What types of fees are in a stocks and shares ISA?
The fees on a stocks and shares ISA will vary according to your chosen provider. Different providers have not only different types of fees but also have different fee structures.
Further, the total fees you pay may depend on different factors, such as:
- The total amount of money invested;
- Frequency of trading (i.e. buying and selling of investments).
Here are the most common fees to expect when investing in a stocks and shares ISA.
This is basically the admin fee that you will have to pay your ISA provider to cover the running costs of your ISA. Usually, it will be an annual fee calculated as a percentage of your total ISA holdings. That means that the larger your investments, the higher the platform fee.
Some platforms, however, use a tiered basis to calculate your platform fee whereby you pay a lower fee for bigger investments.
Other providers may also charge you a flat fee. This is where you pay a set sum every month or year (regardless of the amount invested to cover the cost of running your ISA). A flat-fee structure could turn out to be cheaper for people with relatively large ISA holdings.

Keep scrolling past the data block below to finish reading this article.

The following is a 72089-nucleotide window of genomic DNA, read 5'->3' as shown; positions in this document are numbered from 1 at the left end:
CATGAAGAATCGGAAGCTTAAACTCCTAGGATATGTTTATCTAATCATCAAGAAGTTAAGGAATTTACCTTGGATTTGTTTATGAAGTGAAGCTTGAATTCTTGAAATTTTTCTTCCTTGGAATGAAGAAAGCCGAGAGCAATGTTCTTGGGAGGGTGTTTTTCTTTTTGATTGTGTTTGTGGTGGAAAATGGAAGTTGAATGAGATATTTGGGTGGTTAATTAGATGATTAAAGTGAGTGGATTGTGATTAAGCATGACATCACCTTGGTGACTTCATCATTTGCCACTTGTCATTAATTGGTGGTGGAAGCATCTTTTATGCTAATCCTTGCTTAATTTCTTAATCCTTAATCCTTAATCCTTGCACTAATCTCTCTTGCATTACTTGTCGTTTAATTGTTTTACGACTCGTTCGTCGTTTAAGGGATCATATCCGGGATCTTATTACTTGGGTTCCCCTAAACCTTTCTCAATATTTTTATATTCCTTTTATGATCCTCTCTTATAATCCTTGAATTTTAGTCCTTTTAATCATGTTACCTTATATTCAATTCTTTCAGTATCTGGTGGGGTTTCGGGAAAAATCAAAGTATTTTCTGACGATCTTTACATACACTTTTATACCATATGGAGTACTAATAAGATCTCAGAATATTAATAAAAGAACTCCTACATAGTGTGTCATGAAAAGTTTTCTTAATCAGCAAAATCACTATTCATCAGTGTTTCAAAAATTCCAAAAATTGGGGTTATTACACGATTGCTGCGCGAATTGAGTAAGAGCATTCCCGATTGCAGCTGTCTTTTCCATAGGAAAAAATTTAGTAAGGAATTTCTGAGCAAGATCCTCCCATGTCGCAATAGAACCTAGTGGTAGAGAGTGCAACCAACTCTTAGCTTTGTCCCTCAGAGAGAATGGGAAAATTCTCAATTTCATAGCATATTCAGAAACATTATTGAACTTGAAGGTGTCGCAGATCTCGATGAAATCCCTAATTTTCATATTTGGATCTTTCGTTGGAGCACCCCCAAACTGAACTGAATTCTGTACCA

Annual management fee
This is the fee that your provider will charge you to manage your portfolio. Essentially, it is the ongoing cost of looking after and fine-tuning your investments on your behalf to ensure they remain on track. The fee can vary significantly between different providers.
Of course, if you choose a DIY approach – that is, if you select and manage your own investments – you won’t have to pay this fee.
This is a charge that is levied by your provider whenever you trade a stock. If you are a buy-and-hold investor, this charge likely won’t matter much. However, if you are a frequent trader, finding a platform with low dealing fees should be a top priority. Most platforms will charge you a fixed fee per trade based on the number of monthly trades you execute.
Some providers, however, don’t levy a dealing fee and may instead factor the costs into other charges such as the platform fee.